(Editor’s Note: We welcome this guest post from Ed Wrzesien, an artist based out of Missoula, MT. His photography has been published by Simon and Schuster, the US Department of the Interior, Eastern Washington University, the University of Montana and Washington State Magazine. Learn more at resinstudios.net.)
I recently acquired a new app called Plotagraph Pro which allows you to create flowing and realistic animations from your single still images. I have not yet explored all that can be done with this software (including the FX and morphing features) because right now, I am really excited about the animations I get with rivers, waterfalls and clouds!
At first I wasn’t sure the software would be a good fit for my photography style. After messing around with it a little I was totally hooked. It’s incredibly easy to turn a static image into a living scene, taking only minutes to get amazing results.
It’s like you were there
Below, I drew animation points over the water. Then I added anchor points over the branches to prevent them from moving. This made the river “flow” as if you were viewing it in-person.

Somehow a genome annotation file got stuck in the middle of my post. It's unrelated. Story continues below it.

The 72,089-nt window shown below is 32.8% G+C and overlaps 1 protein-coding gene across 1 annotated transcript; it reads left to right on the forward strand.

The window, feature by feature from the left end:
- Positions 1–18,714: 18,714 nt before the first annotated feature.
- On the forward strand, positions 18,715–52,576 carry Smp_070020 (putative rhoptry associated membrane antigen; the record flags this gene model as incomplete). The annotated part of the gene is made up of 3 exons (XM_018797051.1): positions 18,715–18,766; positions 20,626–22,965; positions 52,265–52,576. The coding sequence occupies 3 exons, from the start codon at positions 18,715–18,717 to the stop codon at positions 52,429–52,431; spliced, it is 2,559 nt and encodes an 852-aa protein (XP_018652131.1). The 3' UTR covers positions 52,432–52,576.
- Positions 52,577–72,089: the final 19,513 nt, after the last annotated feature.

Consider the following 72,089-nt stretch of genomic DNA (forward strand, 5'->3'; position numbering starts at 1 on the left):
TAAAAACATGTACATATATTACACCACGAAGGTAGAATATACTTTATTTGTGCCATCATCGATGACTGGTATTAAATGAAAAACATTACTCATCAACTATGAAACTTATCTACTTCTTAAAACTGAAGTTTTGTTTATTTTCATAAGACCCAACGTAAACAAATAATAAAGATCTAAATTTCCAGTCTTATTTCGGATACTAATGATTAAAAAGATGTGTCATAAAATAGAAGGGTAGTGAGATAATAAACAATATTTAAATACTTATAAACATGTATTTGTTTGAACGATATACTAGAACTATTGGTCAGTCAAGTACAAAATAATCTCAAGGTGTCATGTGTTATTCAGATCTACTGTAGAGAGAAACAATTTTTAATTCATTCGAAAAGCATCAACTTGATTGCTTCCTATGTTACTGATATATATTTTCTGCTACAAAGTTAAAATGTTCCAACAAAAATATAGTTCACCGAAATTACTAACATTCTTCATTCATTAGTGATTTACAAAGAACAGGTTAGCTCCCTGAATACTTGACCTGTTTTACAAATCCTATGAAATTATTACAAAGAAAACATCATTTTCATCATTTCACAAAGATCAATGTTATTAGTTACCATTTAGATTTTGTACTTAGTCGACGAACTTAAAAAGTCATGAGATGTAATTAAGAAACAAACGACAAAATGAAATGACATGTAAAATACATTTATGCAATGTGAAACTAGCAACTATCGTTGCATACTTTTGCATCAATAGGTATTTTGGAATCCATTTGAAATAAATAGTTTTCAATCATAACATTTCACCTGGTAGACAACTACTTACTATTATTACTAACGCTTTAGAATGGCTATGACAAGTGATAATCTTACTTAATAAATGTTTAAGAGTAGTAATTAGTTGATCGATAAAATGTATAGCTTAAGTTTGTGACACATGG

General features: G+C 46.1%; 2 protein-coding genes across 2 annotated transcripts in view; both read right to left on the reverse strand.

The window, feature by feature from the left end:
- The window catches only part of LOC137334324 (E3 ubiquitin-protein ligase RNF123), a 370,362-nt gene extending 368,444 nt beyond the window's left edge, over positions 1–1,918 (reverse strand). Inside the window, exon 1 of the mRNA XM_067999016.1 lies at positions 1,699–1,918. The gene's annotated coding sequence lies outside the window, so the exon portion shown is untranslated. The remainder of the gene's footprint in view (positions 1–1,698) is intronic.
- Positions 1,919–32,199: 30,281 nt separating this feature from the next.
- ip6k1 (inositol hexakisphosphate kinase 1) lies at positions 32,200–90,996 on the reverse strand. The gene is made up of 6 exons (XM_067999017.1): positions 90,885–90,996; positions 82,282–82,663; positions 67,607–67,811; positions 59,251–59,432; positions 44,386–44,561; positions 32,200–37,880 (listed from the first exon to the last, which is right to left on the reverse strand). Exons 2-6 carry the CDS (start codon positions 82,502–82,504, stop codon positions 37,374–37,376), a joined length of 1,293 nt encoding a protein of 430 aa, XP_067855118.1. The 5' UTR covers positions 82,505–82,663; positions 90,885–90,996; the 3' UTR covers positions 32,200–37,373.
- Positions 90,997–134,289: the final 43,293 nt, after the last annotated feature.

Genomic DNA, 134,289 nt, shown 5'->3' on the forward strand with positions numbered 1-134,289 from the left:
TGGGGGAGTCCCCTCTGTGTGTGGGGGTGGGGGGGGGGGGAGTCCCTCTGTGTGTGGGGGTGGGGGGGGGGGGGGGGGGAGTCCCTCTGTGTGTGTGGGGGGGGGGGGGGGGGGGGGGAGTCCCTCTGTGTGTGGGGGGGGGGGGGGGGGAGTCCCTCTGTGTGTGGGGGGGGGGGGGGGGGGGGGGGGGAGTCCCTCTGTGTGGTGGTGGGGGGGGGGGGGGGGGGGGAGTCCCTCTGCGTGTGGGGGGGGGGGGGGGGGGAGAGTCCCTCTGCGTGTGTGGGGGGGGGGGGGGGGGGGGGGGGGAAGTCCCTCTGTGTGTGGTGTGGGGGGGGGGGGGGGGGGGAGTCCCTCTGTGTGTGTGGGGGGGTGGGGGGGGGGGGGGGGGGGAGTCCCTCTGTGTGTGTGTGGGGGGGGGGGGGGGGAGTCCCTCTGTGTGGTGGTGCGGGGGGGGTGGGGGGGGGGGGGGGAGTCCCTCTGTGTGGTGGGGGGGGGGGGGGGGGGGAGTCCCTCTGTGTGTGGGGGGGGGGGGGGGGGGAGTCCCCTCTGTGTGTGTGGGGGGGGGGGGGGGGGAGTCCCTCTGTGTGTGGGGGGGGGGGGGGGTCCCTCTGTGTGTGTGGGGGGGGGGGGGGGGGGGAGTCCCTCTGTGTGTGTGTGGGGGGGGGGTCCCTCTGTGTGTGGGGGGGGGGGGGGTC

To add to the realism, you can adjust the speed of the animation so things don’t move too fast or slow. For example, the default speed of this waterfall was much too fast from my actual experience, but after slowing down the animation speed it became very lifelike.
I had a more difficult time with the below photo of the Lochsa River, as it turned out my animation points were too long. Once I shortened the moving lines, the movements started to look really natural. The more I played around, it became clear that when it comes to adding animation points, less is more (and you always have the option of adding more, which is much easier than deleting them.)
I wondered if Plotagraph could be used to animate things like 360-degree photos. If so, it could be a great way to create engaging VR experiences using only still images and a few animation points.
As a test I imported this 360 degree panoramic photo and animated the clouds. Much to my delight, Plotagraph had no trouble processing the photo despite its abnormal dimensions. Very cool.
I’m looking forward to experimenting more with VR content using Plotagraph, but I’ll save that for another post.
If you want to check out all the things you can do with Plotagraph and try it for yourself, visit plotaversepro.com. It’s a great way to make your images come to life. Plus, it’s super fun … and addictive!